If you don’t own a Chemex, you can pick on up here.

Despite being on-display at the Museum of Modern Art, the Chemex is more than just a pretty face - It’s, in-fact, one of the original conical drippers circa 1941. Its elegant, hour-glass-shaped carafe doubles as a filter-basket for it’s proprietary bonded paper filter.

Lauded for its clarity of cup profile (which is in-no-small-part thanks to its hyper-thorough paper filtration), the Chemex does require careful calibration of grind-size to guarantee an appropriate contact-time.

The end-result is an aromatic and light-bodied brew and can easily be scaled-up to serve up to four coffee drinkers.

Step 1

Measure out 45 grams of coffee.

Grind it medium-course. We recommend a #21 on your Baratza Encore, #21 for a Virtuoso and #20d for your Preciso.

Step 2

Pop the Chemex onto your tared scale and rinse the filter (there’s a lot of paper in that filter). Load the coffee, double checking that you’ve got 45 grams of coffee in there. Boil your water.

Step 3

Use that right-off-the-boil water to bloom (or de-gas) the bed of grounds. Dish out 90 grams of water (double the 45 grams of coffee), evenly saturating all the particles.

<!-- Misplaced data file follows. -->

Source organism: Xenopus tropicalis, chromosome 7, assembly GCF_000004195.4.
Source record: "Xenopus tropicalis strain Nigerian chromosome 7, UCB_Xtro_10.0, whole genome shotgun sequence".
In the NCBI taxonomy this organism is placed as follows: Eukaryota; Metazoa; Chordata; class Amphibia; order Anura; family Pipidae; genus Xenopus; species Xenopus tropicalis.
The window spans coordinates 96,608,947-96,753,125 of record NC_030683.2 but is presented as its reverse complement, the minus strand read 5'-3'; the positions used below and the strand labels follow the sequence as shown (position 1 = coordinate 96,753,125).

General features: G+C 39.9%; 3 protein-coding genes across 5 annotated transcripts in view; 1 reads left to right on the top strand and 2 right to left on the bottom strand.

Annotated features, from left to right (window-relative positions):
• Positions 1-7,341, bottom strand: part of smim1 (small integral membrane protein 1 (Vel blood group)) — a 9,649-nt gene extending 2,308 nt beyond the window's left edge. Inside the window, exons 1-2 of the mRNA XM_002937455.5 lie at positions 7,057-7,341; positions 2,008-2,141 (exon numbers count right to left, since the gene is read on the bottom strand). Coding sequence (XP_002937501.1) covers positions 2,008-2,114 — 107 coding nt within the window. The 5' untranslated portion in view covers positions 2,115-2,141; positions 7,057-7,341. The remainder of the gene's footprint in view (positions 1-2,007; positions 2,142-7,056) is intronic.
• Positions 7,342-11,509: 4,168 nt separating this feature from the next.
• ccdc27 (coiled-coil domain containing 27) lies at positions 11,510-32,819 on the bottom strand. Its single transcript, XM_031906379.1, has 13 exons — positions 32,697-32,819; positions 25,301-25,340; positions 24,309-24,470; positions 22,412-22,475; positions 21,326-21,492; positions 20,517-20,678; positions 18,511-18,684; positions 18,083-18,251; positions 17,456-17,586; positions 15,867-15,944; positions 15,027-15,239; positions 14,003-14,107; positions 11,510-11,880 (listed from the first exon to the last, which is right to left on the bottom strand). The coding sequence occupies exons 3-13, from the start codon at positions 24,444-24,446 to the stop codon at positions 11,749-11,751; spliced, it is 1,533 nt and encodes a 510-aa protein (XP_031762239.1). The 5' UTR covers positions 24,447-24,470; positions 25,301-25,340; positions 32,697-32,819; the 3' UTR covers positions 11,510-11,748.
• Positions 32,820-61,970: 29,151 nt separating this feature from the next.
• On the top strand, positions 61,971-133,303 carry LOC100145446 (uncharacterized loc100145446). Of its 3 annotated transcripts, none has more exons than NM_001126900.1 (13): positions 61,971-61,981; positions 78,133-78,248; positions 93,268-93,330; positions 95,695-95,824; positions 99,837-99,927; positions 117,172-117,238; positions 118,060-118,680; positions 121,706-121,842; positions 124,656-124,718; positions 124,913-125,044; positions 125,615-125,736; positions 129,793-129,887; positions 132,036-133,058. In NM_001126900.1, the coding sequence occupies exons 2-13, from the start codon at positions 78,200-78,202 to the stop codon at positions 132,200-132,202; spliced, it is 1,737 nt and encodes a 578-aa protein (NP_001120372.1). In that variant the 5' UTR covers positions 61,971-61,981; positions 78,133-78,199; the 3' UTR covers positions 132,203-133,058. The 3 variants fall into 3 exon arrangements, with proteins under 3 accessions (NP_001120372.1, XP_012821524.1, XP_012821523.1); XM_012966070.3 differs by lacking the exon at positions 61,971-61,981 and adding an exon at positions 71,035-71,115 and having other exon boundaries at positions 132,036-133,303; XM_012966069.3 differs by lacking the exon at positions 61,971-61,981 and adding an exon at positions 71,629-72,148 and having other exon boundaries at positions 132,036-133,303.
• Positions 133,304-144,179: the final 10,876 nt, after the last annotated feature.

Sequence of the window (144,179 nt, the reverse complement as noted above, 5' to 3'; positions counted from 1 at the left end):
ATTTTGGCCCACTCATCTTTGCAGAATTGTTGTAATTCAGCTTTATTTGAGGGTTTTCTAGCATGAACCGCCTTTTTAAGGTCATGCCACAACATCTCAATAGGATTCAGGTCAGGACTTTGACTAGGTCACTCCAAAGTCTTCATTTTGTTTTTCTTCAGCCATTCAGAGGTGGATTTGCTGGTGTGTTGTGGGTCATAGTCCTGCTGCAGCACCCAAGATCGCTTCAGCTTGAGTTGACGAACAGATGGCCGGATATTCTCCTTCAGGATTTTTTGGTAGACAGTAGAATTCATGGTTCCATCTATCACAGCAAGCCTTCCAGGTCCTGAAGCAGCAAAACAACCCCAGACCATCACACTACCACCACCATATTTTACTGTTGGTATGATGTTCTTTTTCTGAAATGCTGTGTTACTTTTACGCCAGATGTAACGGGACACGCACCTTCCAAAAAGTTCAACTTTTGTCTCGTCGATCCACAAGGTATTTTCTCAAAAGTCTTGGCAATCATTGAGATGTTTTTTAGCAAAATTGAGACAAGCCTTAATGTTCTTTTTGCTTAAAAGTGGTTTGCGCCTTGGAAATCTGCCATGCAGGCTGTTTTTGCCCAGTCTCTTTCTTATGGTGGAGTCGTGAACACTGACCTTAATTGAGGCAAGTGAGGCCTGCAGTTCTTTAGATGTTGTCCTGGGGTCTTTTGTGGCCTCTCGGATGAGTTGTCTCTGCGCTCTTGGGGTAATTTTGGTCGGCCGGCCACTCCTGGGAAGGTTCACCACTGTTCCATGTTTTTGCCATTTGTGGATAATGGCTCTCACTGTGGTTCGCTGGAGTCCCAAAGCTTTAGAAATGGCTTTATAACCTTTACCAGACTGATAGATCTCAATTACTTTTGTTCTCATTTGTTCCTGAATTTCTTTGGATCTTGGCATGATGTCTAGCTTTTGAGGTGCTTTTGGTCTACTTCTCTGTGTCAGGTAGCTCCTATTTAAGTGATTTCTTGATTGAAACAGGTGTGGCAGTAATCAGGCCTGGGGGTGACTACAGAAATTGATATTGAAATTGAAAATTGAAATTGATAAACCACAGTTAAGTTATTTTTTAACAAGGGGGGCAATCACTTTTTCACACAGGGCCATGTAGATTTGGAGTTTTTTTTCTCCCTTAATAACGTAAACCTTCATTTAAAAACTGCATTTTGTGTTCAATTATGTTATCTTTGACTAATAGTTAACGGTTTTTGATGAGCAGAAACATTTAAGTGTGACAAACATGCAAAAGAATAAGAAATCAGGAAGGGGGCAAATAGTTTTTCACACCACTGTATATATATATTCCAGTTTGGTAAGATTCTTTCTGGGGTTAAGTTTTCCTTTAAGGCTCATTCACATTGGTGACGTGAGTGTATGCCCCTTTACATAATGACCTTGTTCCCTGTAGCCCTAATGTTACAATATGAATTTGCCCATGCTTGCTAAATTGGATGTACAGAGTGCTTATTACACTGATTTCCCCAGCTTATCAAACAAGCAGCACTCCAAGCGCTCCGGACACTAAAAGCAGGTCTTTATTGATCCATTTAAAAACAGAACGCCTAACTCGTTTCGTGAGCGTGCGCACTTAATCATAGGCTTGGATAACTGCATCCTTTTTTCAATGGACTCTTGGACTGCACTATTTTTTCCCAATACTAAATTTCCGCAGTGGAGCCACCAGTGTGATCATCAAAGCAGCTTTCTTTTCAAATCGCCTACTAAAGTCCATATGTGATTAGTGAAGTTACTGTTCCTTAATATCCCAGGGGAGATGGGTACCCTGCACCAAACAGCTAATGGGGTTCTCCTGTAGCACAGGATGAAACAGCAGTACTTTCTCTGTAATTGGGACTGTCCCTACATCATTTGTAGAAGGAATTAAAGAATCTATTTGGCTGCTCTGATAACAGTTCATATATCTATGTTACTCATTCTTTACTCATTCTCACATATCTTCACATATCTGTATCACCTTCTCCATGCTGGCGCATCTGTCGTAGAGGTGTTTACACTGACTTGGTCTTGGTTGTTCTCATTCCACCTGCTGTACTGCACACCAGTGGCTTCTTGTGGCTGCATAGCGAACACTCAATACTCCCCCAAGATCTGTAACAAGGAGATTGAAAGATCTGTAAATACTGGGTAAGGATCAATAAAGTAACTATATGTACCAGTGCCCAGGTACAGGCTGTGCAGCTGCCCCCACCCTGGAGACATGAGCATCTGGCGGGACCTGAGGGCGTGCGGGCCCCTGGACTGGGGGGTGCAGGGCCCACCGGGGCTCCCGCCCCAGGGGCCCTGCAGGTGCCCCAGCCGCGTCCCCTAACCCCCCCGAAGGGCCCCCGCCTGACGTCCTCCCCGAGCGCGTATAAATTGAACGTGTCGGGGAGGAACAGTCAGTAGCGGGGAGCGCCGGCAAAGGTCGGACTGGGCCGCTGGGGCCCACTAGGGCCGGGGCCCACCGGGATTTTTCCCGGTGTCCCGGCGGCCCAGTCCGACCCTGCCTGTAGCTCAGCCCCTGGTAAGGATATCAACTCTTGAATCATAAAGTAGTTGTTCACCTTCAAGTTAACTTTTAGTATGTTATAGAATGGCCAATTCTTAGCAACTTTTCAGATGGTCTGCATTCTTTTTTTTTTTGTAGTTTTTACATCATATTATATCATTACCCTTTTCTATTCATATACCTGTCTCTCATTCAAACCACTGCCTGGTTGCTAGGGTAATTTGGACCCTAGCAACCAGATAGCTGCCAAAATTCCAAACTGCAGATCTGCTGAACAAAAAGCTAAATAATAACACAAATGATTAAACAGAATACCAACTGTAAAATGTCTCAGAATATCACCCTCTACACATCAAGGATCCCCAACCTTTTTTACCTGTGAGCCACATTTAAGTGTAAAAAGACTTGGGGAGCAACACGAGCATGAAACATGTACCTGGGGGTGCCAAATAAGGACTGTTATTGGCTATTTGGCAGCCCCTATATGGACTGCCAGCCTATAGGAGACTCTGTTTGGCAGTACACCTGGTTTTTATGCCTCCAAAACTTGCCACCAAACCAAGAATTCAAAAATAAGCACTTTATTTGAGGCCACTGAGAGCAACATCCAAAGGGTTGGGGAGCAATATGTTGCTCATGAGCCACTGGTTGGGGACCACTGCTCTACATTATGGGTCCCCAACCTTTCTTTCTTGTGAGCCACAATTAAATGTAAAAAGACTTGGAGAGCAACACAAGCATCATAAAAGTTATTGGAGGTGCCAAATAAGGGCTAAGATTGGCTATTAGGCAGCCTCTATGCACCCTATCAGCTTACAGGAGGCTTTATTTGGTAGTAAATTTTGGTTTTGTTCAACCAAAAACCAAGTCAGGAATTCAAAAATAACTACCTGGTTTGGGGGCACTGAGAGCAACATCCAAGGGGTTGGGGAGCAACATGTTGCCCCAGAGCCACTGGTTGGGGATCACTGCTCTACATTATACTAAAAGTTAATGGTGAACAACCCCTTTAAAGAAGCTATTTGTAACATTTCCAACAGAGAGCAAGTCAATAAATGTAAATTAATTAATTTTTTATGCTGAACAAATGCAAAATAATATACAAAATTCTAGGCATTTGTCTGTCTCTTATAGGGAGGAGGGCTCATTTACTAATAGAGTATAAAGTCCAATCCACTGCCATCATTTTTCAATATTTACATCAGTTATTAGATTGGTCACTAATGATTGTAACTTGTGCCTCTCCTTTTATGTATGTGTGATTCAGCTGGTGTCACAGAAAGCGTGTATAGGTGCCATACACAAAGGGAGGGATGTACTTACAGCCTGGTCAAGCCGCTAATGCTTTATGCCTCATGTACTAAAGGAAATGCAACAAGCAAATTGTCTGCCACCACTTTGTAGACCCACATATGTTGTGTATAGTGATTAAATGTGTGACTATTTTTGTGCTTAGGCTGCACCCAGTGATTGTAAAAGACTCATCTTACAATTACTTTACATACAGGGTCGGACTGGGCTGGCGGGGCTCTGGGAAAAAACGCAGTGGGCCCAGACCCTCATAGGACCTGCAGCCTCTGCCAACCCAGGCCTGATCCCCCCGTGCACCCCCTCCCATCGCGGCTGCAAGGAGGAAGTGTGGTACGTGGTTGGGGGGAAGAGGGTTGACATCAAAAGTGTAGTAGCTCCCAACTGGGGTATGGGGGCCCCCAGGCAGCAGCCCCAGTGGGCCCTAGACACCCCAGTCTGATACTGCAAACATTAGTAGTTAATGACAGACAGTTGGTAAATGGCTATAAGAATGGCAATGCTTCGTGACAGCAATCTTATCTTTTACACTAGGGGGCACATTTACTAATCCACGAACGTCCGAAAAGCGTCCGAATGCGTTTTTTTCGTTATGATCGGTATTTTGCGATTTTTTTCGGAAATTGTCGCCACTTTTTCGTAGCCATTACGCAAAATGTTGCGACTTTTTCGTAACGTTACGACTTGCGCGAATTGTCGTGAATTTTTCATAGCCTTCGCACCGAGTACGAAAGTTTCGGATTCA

Pour in concentric circles to evenly agitate all the coffee and control water direction under the surface of the slurry.

If you’re lucky, and the coffee is fresh, you’ll see a giant, beautiful honey comb of co2 bubbles come off the bloom.

Step 4

Pour another 210 grams of water (totalling 300g) and let drip till 2:00.

Step 5

Pour another 100 grams of watern (totalling 400g) and let drip till 3:00.

Step 6

Pour another 150 grams of water (total of 550g) and let drip till 4:00.

Step 7

Pour another 125 grams of water (total of 675g) and let drip till 4:00.

Enjoy in good company

Classic, beautiful. The Chemex is the most recognized pour-over device out there. Designed in the 40's, this device continues to demonstrate it's timeless design function, and can be found on the table tops of many coffee enthusiasts and baristas alike.